A military judge at Guantánamo Bay on Monday scheduled a Jan. 15 plea hearing for two Malaysian prisoners who are accused of committing war crimes as accessories to deadly terrorist attacks in Indonesia two decades ago.
Lt. Col. Wesley A. Braun, the judge, said the date was part of an “aggressive” timeline in the case. If he accepts the pleas, a military jury would be assembled the next week to hear evidence and issue a sentence.
Monday’s hearing was the first open court discussion surrounding the plea deals by Mohammed Farik Bin Amin, 48, and Mohammed Nazir Bin Lep, 46. They have been in U.S. custody since 2003, starting with three years in C.I.A. prisons, and were charged in August 2021 with having served as money couriers and providing other support to the Southeast Asian extremist group Jemaah Islamiyah.
Few details of the agreement have been made public, including whether the men admitted to roles in both the 2002 bombings of nightclubs in Bali, Indonesia, that killed 202 people and a bombing at a Marriott hotel in Jakarta that killed 11 people the next year.
Why It Matters: Pleas can resolve cases faster.
Military commissions cases have encountered lengthy and complex challenges because the C.I.A. tortured the prisoners before transferring them to military custody, and because of the heavy presence of classified information.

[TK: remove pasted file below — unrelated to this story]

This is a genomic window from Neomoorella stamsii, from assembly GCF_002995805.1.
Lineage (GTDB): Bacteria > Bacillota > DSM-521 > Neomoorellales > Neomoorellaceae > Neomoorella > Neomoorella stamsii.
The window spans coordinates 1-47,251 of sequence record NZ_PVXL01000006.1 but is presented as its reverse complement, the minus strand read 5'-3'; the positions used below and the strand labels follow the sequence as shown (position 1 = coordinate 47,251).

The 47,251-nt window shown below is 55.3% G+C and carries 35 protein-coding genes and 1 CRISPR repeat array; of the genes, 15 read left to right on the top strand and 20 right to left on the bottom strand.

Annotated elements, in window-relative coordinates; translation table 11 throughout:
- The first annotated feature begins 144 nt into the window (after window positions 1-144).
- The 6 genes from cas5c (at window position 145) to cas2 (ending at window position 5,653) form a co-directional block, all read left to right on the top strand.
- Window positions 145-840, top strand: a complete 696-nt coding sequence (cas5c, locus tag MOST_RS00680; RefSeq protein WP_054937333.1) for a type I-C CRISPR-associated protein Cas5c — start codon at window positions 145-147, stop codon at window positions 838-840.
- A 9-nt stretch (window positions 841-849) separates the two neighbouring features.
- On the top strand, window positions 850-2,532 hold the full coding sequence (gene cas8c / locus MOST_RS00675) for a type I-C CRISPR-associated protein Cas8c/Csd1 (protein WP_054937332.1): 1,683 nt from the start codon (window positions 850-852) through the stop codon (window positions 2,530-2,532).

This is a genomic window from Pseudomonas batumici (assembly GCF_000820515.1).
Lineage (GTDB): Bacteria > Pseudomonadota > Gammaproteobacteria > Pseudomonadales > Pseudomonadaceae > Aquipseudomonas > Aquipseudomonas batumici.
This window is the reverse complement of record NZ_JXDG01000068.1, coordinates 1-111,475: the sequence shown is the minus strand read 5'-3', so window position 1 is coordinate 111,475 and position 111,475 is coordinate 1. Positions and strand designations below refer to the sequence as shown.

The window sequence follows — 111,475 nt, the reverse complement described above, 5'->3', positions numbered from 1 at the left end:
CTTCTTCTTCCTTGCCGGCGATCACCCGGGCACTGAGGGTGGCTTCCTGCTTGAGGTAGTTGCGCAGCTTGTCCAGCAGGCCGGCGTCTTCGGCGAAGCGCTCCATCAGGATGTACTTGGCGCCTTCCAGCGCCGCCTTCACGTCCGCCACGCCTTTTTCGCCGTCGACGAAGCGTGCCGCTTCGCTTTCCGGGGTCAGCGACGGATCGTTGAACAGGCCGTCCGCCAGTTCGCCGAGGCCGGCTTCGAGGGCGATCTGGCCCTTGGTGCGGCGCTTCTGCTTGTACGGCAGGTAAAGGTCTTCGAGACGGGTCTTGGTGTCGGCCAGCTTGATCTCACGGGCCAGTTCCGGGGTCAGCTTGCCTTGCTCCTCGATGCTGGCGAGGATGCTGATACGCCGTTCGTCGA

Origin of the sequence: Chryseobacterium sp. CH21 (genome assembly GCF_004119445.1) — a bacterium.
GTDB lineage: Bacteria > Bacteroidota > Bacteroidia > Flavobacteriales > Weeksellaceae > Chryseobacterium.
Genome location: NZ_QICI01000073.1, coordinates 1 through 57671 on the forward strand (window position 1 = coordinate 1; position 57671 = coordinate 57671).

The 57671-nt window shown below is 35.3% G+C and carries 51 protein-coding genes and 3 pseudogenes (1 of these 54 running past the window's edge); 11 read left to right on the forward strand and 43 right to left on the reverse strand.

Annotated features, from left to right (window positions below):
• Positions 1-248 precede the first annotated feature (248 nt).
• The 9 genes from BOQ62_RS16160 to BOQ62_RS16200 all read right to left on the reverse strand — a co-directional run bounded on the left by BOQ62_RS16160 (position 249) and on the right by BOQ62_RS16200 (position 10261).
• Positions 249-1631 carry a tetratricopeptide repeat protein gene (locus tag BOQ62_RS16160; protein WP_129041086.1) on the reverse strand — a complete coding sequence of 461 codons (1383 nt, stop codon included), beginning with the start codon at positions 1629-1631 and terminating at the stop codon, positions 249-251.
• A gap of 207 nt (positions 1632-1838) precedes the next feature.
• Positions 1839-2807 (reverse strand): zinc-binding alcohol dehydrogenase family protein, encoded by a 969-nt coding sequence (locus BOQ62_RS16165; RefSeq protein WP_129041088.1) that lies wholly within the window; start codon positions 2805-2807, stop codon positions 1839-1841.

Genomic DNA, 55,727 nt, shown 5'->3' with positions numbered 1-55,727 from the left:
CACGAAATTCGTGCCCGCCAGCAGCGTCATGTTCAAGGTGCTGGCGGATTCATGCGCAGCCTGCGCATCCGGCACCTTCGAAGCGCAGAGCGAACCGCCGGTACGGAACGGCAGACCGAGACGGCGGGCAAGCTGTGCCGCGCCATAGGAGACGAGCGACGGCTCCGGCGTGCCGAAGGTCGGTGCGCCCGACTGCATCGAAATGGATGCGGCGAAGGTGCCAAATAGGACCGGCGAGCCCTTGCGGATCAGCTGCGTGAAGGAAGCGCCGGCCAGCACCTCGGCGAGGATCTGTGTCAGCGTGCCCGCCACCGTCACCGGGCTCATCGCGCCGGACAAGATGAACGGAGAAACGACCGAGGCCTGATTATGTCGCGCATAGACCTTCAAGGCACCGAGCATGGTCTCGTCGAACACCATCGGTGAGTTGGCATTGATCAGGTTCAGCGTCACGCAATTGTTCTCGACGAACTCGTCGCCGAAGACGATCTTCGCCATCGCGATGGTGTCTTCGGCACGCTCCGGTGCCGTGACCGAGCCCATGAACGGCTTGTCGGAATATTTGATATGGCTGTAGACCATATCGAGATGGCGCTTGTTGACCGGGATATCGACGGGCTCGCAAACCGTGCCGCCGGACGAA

Plea deals permit the sides to agree on what evidence may be used, and which witnesses can be called to avoid judicial challenges.
Talks are underway to return the men to Malaysia, where they would participate in a rehabilitation program. If successful, the transfer would contribute to a Biden administration ambition to close the detention operation at Guantánamo Bay.
Background: A former Trump appointee negotiated the pleas.
Prosecutors, defense lawyers and a war court overseer, Jeffrey D. Wood, had been secretly discussing pleas in the case for months.
They reached the agreements before Mr. Wood left the job on Oct. 6. He was appointed to the role, called the convening authority for military commissions, during the Trump administration.
What’s Next: Behind-the-scenes preparations.
Lawyers now need to prepare evidence, witnesses and any statements by the prisoners and victims of the attacks, within the limits contained in the secret pretrial agreements.
The lead prosecutor, Col. George C. Kraehe, said in court on Monday that his side had given the judge more than 1,500 pages of classified documents to review. Prosecutors were preparing another 550 to 750 pages for possible use at a sentencing hearing, he said.
Court staff members would arrange for U.S. military officers to be brought to Guantánamo to serve on a jury that would hear evidence and decide a sentence within limits described in the secret plea.